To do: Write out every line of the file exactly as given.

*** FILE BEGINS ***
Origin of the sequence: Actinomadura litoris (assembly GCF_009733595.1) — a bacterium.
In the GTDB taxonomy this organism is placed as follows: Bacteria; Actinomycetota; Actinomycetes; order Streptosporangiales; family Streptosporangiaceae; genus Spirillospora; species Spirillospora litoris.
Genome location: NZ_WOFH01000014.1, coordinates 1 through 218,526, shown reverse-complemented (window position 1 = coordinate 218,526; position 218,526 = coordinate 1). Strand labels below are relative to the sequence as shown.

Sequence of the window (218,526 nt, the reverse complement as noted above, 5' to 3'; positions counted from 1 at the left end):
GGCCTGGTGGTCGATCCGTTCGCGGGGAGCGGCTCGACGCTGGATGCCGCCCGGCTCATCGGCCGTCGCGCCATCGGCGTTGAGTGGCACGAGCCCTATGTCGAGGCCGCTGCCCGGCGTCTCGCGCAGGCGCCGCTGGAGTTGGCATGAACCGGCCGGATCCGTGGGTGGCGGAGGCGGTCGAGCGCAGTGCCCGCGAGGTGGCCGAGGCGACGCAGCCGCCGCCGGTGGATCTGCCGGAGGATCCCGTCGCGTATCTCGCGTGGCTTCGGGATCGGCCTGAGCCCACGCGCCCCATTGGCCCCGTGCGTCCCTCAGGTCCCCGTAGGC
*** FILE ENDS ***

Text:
Origin of the sequence: Actinomadura litoris (assembly GCF_009733595.1) — a bacterium.
In the GTDB taxonomy this organism is placed as follows: Bacteria; Actinomycetota; Actinomycetes; order Streptosporangiales; family Streptosporangiaceae; genus Spirillospora; species Spirillospora litoris.
Genome location: NZ_WOFH01000014.1, coordinates 1 through 218,526, shown reverse-complemented (window position 1 = coordinate 218,526; position 218,526 = coordinate 1). Strand labels below are relative to the sequence as shown.

Sequence of the window (218,526 nt, the reverse complement as noted above, 5' to 3'; positions counted from 1 at the left end):
GGCCTGGTGGTCGATCCGTTCGCGGGGAGCGGCTCGACGCTGGATGCCGCCCGGCTCATCGGCCGTCGCGCCATCGGCGTTGAGTGGCACGAGCCCTATGTCGAGGCCGCTGCCCGGCGTCTCGCGCAGGCGCCGCTGGAGTTGGCATGAACCGGCCGGATCCGTGGGTGGCGGAGGCGGTCGAGCGCAGTGCCCGCGAGGTGGCCGAGGCGACGCAGCCGCCGCCGGTGGATCTGCCGGAGGATCCCGTCGCGTATCTCGCGTGGCTTCGGGATCGGCCTGAGCCCACGCGCCCCATTGGCCCCGTGCGTCCCTCAGGTCCCCGTAGGC